Acrylics are an incredibly diverse and useful family of chemicals used in all kinds of products, from diapers to nail polish. Now, a team of researchers from UConn and ExxonMobil describe a new process for making them. The new method would increase energy efficiency and reduce toxic byproducts, they report in the Feb. 8 issue of Nature Communications.
The global market for acrylic acid is enormous. The world used close to 5 million metric tonnes of it in 2013, according to industry group PetroChemicals Europe. And no wonder, for acrylics and the closely related acrylates are the building blocks for many kinds of plastics, glues, textiles, dyes, paints, and papers. Strung together in long chains, they can make all kinds of useful materials. Acrylate mixed with sodium hydroxide, for example, makes a super absorbent material used in diapers. Add extra methyl groups (carbon plus three hydrogens), and acrylate makes plexiglass.
The current industrial processes for making acrylics require high temperatures close to 450 F, and produce unwanted and sometimes harmful byproducts, such as ethylene, carbon dioxide, and hydrogen cyanide.
UConn chemist Steve Suib, director of the University’s Institute for Materials Science, and colleagues at UConn and ExxonMobil have designed a new way of making acrylics at mild temperatures. Their technique can be finely tuned to avoid producing unwanted chemicals.
“Scientists at ExxonMobil Research & Engineering partnering with professor Suib’s group in UConn have been probing new technologies that can lower energy intensity, skip steps, improve energy efficiency, and reduce CO2 footprint in the production process of acrylics,” says Partha Nandi, a chemist at ExxonMobil. “The recent publication in Nature Communications describes discovery of a new route to produce a class of acrylate derivatives in potentially fewer steps and with less energy.”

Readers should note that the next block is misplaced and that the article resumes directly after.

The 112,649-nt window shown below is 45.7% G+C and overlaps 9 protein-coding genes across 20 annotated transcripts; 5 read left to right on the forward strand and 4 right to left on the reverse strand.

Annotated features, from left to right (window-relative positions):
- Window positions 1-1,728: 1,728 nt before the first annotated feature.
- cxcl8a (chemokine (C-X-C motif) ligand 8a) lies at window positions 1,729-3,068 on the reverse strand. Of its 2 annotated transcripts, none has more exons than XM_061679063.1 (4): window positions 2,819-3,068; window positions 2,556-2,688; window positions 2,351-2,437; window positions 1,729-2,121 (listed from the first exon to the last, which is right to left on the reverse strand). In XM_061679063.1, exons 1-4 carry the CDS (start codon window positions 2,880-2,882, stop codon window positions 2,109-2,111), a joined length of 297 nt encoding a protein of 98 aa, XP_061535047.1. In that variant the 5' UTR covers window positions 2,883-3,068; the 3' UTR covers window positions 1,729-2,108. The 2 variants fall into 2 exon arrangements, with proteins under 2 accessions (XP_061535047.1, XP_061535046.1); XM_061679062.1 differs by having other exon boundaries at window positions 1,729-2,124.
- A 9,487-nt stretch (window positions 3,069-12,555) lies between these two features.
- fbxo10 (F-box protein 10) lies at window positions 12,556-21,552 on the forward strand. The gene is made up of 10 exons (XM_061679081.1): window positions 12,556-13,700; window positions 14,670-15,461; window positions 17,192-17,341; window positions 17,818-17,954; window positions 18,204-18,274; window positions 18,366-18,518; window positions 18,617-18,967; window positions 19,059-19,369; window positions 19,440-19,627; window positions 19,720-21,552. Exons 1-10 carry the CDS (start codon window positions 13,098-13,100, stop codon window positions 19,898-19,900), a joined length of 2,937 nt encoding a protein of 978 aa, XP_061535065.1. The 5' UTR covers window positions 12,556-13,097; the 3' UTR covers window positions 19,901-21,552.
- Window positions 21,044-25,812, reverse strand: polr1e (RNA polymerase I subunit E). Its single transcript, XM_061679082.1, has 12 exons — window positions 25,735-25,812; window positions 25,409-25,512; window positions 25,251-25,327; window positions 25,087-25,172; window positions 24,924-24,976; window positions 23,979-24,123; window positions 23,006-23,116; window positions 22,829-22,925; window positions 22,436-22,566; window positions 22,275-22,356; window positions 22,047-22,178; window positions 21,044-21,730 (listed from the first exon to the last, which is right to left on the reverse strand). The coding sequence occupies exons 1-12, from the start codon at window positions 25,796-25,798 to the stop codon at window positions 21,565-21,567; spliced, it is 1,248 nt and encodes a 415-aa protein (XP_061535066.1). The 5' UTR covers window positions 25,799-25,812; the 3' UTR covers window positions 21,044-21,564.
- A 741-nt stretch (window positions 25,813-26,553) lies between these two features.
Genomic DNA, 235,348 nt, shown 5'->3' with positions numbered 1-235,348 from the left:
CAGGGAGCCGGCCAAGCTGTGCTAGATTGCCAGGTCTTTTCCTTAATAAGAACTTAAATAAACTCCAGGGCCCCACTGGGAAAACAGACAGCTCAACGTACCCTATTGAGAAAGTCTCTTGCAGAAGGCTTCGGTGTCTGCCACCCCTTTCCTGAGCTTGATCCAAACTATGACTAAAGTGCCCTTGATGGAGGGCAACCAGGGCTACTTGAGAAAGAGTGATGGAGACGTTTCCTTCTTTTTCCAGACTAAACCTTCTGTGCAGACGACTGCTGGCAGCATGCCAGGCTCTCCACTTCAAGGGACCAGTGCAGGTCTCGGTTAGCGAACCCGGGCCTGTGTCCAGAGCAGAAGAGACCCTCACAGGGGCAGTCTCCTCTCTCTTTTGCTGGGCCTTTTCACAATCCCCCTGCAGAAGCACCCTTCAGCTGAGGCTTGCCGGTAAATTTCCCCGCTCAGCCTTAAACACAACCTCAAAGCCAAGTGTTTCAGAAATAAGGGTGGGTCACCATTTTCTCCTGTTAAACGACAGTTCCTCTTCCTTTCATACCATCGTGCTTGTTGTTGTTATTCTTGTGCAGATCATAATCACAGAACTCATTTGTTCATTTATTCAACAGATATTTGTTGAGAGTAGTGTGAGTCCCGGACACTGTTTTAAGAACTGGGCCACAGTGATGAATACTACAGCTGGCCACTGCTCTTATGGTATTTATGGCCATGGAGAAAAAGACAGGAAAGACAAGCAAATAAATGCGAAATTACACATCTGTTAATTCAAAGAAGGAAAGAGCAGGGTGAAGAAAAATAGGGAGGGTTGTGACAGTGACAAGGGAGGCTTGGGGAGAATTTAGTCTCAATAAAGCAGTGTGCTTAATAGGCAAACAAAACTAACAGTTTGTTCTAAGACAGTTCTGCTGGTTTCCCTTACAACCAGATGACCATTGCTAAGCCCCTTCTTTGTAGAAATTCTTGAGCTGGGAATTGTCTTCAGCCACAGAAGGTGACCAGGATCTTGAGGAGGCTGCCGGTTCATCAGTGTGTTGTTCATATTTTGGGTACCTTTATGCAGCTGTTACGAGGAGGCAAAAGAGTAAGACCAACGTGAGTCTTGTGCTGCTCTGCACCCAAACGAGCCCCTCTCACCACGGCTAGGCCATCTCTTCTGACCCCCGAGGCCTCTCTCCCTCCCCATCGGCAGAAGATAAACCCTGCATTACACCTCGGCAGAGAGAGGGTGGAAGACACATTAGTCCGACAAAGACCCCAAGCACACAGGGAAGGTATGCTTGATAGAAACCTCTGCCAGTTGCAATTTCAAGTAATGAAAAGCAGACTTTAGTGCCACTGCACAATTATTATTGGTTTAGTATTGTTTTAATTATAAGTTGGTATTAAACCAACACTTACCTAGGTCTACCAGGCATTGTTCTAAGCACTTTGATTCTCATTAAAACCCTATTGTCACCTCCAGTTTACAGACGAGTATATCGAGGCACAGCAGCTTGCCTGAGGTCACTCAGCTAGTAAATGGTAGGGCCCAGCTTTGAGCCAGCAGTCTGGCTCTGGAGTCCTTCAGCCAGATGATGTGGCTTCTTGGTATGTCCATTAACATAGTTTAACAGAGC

The technique uses a porous catalyst made of manganese and oxygen. Catalysts are materials used to speed up reactions. Often, they provide a surface for the molecules to sit on while they react with each other, helping them to meet up in the right configurations to do the deed. In this case, the pores fill that role. The pores are 20 to 500 Angstroms wide, big enough for fairly large molecules to fit inside. The manganese atoms in the material can trade their electrons with nearby oxygens, which makes it easier for the right chemical reactions to happen. Depending on the starting ingredients, the catalyst can facilitate all different kinds of acrylics and acrylates, with very little waste, Suib says.
“We hope this can be scaled up,” he says. “We want to maximize yield, minimize temperature, and make an even more active catalyst,” that will help the reaction go faster. The group also found adding a little bit of lithium helped speed things up, too. They are currently studying the exact role of lithium, and experimenting with ways of improving the manganese and oxygen catalyst.
This research was funded by the U.S. Department of Energy, Office of Basic Energy Sciences, Division of Chemical, Biological, and Geological Sciences under grant DE-FG02-86ER13622.A000, as well as ExxonMobil.